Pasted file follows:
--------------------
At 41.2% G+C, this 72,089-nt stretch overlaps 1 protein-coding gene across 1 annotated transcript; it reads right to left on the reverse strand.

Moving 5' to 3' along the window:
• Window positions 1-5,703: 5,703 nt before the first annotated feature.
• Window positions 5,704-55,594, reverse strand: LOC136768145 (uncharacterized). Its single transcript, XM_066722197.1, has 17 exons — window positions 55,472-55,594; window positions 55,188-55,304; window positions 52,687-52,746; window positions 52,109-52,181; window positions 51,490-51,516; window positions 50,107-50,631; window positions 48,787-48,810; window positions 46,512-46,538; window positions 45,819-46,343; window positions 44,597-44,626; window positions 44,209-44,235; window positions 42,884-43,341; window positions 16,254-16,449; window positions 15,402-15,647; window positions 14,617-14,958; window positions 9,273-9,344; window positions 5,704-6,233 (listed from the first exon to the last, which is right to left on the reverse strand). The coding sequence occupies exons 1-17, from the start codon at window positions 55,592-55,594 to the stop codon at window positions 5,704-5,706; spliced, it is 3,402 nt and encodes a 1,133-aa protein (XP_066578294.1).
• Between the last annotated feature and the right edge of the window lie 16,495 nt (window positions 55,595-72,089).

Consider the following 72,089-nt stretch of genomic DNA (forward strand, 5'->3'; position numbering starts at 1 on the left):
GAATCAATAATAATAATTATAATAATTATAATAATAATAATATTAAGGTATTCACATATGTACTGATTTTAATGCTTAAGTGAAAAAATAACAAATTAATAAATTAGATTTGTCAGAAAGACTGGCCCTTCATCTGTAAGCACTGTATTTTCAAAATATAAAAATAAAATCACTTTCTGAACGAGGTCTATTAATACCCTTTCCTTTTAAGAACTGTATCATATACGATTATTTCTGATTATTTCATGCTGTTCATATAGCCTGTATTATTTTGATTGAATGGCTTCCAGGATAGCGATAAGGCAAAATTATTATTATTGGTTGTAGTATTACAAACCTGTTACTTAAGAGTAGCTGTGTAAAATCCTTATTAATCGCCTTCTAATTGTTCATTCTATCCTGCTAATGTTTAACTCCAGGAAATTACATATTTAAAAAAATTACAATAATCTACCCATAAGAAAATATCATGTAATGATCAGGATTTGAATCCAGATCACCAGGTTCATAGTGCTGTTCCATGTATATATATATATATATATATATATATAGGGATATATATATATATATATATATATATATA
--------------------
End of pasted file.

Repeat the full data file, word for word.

At 41.2% G+C, this 72,089-nt stretch overlaps 1 protein-coding gene across 1 annotated transcript; it reads right to left on the reverse strand.

Moving 5' to 3' along the window:
• Window positions 1-5,703: 5,703 nt before the first annotated feature.
• Window positions 5,704-55,594, reverse strand: LOC136768145 (uncharacterized). Its single transcript, XM_066722197.1, has 17 exons — window positions 55,472-55,594; window positions 55,188-55,304; window positions 52,687-52,746; window positions 52,109-52,181; window positions 51,490-51,516; window positions 50,107-50,631; window positions 48,787-48,810; window positions 46,512-46,538; window positions 45,819-46,343; window positions 44,597-44,626; window positions 44,209-44,235; window positions 42,884-43,341; window positions 16,254-16,449; window positions 15,402-15,647; window positions 14,617-14,958; window positions 9,273-9,344; window positions 5,704-6,233 (listed from the first exon to the last, which is right to left on the reverse strand). The coding sequence occupies exons 1-17, from the start codon at window positions 55,592-55,594 to the stop codon at window positions 5,704-5,706; spliced, it is 3,402 nt and encodes a 1,133-aa protein (XP_066578294.1).
• Between the last annotated feature and the right edge of the window lie 16,495 nt (window positions 55,595-72,089).

Consider the following 72,089-nt stretch of genomic DNA (forward strand, 5'->3'; position numbering starts at 1 on the left):
GAATCAATAATAATAATTATAATAATTATAATAATAATAATATTAAGGTATTCACATATGTACTGATTTTAATGCTTAAGTGAAAAAATAACAAATTAATAAATTAGATTTGTCAGAAAGACTGGCCCTTCATCTGTAAGCACTGTATTTTCAAAATATAAAAATAAAATCACTTTCTGAACGAGGTCTATTAATACCCTTTCCTTTTAAGAACTGTATCATATACGATTATTTCTGATTATTTCATGCTGTTCATATAGCCTGTATTATTTTGATTGAATGGCTTCCAGGATAGCGATAAGGCAAAATTATTATTATTGGTTGTAGTATTACAAACCTGTTACTTAAGAGTAGCTGTGTAAAATCCTTATTAATCGCCTTCTAATTGTTCATTCTATCCTGCTAATGTTTAACTCCAGGAAATTACATATTTAAAAAAATTACAATAATCTACCCATAAGAAAATATCATGTAATGATCAGGATTTGAATCCAGATCACCAGGTTCATAGTGCTGTTCCATGTATATATATATATATATATATATATATAGGGATATATATATATATATATATATATATATA